That suffering every month? You can control
Dysmenorrhoea is the name given to the pelvic or lower abdominal pain that occurs during a woman's menstrual period, more commonly known as menstrual pain or colic.
About 50 to 70% of women have symptoms or have already had symptoms of dysmenorrhoea and about 10% have severe complaints that interfere with their daily activities.
The prevalence is high especially among young women and adolescents and the symptoms are more intense in the first two or three days of menstruation, and can be quite uncomfortable, interfering even with daily tasks.
Given that this is a frequent gynaecological complaint, it is worth addressing the topic, especially because dysmenorrhoea can hide a health problem.
Dysmenorrhoea can be primary or secondary.
It is a functional dysmenorrhoea that is characterised by the absence of pelvic gynaecological disease, and it is more common among adolescents. It usually occurs one or two years after the first menstrual period (menarche), with the main symptoms being a pelvic pain that can radiate to the lower back or thighs and which may be accompanied by fatigue, nausea, vomiting, dizziness, headache, or diarrhoea.
The pain results from ischaemia (blood supply) and uterine contractions due to the release of prostaglandins and other inflammatory mediators produced by the endometrium. These uterine contractions are felt as pain in the pelvic region and their intensity can vary between months.
Symptoms tend to decrease with age and especially after pregnancy.
It is characterised by the presence of a pelvic pathology and it usually occurs after the age of 30. The most common causes for this type of dysmenorrhoea are:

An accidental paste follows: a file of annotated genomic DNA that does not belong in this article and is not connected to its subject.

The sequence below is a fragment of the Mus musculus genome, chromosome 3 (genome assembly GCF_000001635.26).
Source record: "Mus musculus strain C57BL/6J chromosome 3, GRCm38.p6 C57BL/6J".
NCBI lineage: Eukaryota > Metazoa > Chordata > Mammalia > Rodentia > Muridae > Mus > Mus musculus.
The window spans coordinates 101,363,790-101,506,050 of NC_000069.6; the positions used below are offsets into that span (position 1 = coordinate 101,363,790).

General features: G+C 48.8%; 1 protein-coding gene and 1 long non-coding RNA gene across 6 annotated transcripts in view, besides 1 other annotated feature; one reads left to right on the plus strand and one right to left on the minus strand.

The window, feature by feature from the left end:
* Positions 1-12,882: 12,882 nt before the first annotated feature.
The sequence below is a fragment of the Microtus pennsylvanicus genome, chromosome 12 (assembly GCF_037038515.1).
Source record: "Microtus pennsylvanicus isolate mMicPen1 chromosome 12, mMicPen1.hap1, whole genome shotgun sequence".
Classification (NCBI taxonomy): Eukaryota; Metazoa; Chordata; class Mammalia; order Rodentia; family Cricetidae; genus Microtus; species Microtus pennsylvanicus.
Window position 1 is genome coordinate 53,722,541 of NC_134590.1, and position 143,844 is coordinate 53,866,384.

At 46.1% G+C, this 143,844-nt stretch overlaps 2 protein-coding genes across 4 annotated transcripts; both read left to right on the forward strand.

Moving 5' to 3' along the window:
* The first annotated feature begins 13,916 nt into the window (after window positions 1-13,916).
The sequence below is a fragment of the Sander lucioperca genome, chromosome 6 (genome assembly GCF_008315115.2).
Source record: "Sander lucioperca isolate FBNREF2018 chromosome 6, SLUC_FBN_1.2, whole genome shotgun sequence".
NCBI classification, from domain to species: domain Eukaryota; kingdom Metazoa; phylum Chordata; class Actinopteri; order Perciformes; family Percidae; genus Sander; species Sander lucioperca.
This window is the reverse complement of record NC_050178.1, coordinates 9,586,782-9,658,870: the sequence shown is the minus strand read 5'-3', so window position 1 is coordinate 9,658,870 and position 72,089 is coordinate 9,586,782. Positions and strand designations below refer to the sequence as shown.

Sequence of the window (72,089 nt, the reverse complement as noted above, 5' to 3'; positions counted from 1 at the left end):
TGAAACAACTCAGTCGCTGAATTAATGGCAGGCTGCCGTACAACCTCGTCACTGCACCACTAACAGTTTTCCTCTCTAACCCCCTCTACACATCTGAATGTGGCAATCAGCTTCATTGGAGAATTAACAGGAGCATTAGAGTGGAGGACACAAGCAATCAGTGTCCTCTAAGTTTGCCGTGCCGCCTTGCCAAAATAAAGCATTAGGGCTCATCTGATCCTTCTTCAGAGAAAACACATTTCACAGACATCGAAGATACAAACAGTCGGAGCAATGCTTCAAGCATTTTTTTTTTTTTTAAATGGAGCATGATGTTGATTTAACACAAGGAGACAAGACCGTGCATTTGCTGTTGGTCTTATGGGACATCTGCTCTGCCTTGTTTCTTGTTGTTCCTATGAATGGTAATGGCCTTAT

- Endometriosis (growth of endometrial tissue outside the uterine cavity)
- Ovarian cysts
- Myoma (benign tumour of the uterus)
Women often devalue pelvic pain because they think it is associated with the menstrual period. As a result, they end up experiencing dysmenorrhoea symptoms for years, without talking to their doctor. Therefore, you should talk to your doctor if:
- Severe pain persists after the use of painkillers;
- Pain is severe and persistent during the entire menstrual cycle;
- You have never suffered from dysmenorrhoea and complaints have only come up recently;
- The pain is accompanied by a menstrual flow more abundant than usual or there is no relation between the pain onset and the menstrual cycle.
Studies have shown that some factors can contribute to the increase in the prevalence of dysmenorrhoea and its severity.
- Early age at menarche
- Long and abundant menstrual periods
- Depression, anxiety
- Family history of dysmenorrhoea
- Intrauterine device
- High BMI
Some medications can relieve menstrual pain. Ask your pharmacist for advice on the best treatment options for your symptoms.
- Non-steroidal anti-inflammatory drugs - NSAIDs (relieve pain by inhibiting prostaglandins);
- Acetylsalicylic acid
- Analgesics - paracetamol (effective in cases of mild to moderate pain);
- Oral contraceptive - of medical prescription (they inhibit ovulation, decrease prostaglandin levels during the menstrual period and reduce the menstrual flow, reducing pain in many cases).
Some studies have shown that a healthy lifestyle helps to relieve dysmenorrhoea symptoms. Here are some recommendations.
- Practice physical exercise regularly (the release of endorphins causes a feeling of well-being and increases the pain threshold);
- Try to reduce stress;
- Eat a balanced diet;
- Apply heat (for example, a hot water bag) on the lower abdominal region and massage gently in circular motion (it enables muscle relaxation).
If you suffer from menstrual pain, do not underestimate it, and discuss the issue with your doctor or gynaecologist so that he/she can assess the causes and suggest a treatment that is adequate for your case.
Farmácia Distribuição Magazine
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